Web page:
E3 is in full swing this week and video game nerds, I mean, players are giddy. But for investors, the true gaming challenge is finding the right exposure to the trends in the industry.
The first eyes often go towards game makers like Take-Two Interactive (TTWO) , Electronic Arts (EA) , and Activision-Blizzard (ATVI) . A second glance might lead us in the direction of Gamestop (GME) or chip maker Nvidia (NVDA) . That's simply if we utter the words "video games." However, the industry has evolved. Now, we have to consider games like Fortnite or PUBG along with Twitch, a live streaming video game platform. Yes, people actually watch other people play video games. When you think about it, it's not much different than watching a sport. And we have professional leagues now with the game Overwatch leading the way in college and beyond.
The problem is beyond the obvious tier 1 of the game makers, we get into huge companies outside of Gamestop. Amazon (AMZN) , the owner of Twitch, has an $825 billion dollar market cap. Projections put Twitch revenue around $1 billion by 2020, although it is tough to say exactly where revenue stands now. Still, that will make up less than one-half of one-percent of Amazon sales in 2020. Not exactly a needle mover. In short, while Twitch may be exciting, there's no real way to invest in it.
Fortnite, owned by Epic games, is all the current rage. It's the new and next trend in gaming. The free game has created a survival e-sport with a battle royale format similar to the movie of the same title or the original Hunger Games. The company makes money via in-game purchases along with subscriptions, and it makes a lot. Epic Games made $296 million in the month of April!
While you can't invest directly into Epic, you can buy Tencent (TCTZF) , a 40% owner in Epic games. Unfortunately, we run into a similar problem as with Twitch. The Epic numbers are much stronger than Twitch in terms of revenue, but Tencent only holds a 40% stake. And Tencent isn't a small company either, clocking in with a nearly $500 billion market cap and approaching $50 billion in revenue. So, while the influence of Fortnite on Tencent should be greater than the effect of Twitch on Amazon, it won't be significant.
The shift towards a battle royale style of gaming is taking hold. Electronic Arts announced Tuesday it will include a Fortnite-like battle royale mode in Battlefield V. The company also announced a subscription service for frontline titles. Activision previously announced a battle royale mode for its best seller Call of Duty.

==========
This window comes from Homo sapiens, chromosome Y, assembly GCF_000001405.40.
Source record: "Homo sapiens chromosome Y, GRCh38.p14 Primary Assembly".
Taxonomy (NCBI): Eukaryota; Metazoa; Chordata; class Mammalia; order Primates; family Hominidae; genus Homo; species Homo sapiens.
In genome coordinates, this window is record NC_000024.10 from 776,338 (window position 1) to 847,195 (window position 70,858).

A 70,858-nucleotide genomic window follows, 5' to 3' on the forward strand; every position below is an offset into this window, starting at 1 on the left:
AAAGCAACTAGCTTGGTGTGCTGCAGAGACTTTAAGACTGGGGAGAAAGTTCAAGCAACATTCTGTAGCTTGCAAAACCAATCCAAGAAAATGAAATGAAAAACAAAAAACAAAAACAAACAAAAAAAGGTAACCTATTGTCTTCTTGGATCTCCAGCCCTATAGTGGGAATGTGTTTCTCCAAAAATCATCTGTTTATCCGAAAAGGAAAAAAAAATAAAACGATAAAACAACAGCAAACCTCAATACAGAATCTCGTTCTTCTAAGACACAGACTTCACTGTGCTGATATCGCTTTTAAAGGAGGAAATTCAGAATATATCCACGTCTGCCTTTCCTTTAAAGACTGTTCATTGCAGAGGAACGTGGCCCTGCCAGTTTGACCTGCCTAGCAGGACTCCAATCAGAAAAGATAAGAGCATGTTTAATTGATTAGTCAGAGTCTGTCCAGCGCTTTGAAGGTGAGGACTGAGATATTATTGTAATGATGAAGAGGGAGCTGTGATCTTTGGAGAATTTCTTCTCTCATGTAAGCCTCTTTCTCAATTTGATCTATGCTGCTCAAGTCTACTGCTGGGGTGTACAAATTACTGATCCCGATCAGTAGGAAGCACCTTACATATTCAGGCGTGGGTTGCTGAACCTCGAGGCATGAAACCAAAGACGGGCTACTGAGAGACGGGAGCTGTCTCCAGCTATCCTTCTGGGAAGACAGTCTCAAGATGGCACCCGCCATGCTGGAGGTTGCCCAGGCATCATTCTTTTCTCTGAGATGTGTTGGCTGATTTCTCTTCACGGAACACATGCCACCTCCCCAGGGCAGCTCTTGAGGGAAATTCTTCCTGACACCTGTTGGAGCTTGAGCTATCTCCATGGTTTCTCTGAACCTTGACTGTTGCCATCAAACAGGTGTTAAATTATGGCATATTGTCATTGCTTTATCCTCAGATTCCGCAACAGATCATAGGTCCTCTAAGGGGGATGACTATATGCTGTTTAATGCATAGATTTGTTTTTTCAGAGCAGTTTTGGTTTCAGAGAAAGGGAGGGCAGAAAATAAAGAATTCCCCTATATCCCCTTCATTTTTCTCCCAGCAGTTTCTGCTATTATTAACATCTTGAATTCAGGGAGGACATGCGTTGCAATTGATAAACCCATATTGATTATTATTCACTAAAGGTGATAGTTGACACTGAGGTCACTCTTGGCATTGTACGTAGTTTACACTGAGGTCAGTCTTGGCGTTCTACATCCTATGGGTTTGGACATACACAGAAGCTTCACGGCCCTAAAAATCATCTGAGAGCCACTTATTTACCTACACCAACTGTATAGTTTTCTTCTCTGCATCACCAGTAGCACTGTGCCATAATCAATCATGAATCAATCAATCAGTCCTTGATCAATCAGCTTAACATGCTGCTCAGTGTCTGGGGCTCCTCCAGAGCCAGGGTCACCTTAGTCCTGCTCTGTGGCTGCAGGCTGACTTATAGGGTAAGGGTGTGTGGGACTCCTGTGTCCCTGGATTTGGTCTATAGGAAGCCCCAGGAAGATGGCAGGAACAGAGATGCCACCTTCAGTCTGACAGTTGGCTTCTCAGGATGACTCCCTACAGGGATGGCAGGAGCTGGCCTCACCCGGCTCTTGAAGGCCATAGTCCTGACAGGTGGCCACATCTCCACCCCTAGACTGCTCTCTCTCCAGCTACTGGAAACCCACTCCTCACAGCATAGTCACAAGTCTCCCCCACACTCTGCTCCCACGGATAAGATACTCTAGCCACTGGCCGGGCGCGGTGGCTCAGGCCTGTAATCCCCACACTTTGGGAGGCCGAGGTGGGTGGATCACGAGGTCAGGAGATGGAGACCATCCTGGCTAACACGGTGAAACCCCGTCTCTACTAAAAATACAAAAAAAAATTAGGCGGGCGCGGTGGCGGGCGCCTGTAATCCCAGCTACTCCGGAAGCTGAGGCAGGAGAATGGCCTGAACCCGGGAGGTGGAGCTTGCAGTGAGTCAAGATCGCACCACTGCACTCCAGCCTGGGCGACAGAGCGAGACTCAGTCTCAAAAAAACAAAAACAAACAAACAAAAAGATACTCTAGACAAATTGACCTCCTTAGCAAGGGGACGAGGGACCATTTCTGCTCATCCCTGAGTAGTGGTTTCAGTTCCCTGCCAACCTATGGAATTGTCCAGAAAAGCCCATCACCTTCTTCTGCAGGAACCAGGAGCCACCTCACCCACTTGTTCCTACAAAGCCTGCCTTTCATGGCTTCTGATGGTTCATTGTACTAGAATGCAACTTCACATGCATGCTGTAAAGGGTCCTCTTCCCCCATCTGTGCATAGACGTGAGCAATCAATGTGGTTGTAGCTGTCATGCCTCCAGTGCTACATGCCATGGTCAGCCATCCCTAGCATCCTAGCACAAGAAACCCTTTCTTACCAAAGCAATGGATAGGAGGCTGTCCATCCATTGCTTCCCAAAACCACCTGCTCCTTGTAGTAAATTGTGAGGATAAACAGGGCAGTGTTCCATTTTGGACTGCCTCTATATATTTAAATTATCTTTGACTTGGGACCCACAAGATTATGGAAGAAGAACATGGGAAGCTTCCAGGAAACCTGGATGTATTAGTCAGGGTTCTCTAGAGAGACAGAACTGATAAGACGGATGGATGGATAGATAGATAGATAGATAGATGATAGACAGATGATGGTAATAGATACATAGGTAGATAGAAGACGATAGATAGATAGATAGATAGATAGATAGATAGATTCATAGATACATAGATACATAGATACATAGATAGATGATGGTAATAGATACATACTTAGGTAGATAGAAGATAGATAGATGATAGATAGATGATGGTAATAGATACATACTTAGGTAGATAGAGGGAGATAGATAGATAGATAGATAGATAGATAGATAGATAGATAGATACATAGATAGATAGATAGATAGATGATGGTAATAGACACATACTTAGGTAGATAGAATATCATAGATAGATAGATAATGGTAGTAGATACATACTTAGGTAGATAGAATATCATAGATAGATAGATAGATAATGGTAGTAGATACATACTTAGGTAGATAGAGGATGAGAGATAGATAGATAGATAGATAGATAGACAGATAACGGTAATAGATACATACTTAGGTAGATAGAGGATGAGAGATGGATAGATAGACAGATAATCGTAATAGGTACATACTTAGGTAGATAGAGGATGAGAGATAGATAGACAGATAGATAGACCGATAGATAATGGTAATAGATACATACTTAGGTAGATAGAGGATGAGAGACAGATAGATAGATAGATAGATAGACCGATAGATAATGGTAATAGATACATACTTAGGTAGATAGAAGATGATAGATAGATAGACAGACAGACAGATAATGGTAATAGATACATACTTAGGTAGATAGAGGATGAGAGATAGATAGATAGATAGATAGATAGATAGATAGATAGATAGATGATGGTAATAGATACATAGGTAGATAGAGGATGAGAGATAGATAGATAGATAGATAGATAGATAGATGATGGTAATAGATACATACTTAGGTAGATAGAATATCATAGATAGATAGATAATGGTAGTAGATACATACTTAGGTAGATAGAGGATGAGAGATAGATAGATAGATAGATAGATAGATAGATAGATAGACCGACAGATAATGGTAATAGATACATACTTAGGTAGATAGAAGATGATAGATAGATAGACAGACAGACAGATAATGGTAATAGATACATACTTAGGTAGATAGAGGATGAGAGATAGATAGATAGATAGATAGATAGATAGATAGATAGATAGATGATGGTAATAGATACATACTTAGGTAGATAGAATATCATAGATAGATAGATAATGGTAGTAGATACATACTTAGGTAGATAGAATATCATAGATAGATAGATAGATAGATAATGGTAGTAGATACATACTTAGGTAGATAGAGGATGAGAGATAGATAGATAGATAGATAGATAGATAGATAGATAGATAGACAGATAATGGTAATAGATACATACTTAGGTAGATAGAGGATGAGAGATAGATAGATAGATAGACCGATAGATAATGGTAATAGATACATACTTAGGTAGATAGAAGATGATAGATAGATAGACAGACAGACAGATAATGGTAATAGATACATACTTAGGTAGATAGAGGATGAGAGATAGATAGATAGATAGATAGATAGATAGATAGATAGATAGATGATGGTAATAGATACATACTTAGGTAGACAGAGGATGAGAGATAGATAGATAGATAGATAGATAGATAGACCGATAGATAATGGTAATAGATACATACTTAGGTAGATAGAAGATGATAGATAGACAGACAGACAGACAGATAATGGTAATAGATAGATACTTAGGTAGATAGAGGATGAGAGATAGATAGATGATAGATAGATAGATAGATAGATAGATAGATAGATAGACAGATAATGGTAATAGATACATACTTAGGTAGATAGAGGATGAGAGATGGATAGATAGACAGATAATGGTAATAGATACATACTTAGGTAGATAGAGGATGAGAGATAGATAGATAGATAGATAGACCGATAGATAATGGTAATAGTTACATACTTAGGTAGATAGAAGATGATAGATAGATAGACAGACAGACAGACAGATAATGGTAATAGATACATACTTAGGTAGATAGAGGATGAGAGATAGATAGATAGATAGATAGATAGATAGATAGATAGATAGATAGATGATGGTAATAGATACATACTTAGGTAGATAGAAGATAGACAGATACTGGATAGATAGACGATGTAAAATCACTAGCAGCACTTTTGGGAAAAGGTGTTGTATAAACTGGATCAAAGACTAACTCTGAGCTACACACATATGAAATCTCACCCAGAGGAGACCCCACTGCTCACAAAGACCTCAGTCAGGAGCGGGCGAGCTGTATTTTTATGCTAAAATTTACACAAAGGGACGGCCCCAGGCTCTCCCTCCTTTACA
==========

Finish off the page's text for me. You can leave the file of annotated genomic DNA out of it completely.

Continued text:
Rather than trying to chase these big names, the better play may be looking towards Chinese names Bilibili (BILI) or HUYA (HUYA) . With HUYA, you gain access to the "Chinese Twitch." The company saw revenues grow 111% year-over-year to $134.5 million and even turned a small profit this past quarter. Monthly average users shot up 19.2% in the quarter, and year-over-year daily average users grew 25%. With a market cap in the $6 billion - $7 billion range, it isn't cheap, but with some patience there should be an opportunity to scoop up shares a bit lower. Maybe. The challenge is these new issues have been flying high and not coming back to Earth, so they almost force a small position chase and then a wait-and-see approach on adding.
Bilibili is another online entertainment platform similar to Twitch and HUYA, but with a cross into gaming. I see it more as the Tencent-Amazon crossover in terms of gaming and entertainment. The smallest of the bunch at a $4.5 billion market cap and not yet profitable, BILI is growing revenue at 105% year-over-year with mobile gaming increasing by 97% to $109.8 million. Monthly average user growth is strong at 35%, but what's most eye catching is the 190% growth in average monthly paying users.
From the group, my eyes turn to ATVI, HUYA, and BILI. Those are my top 3 with EA just on the outside.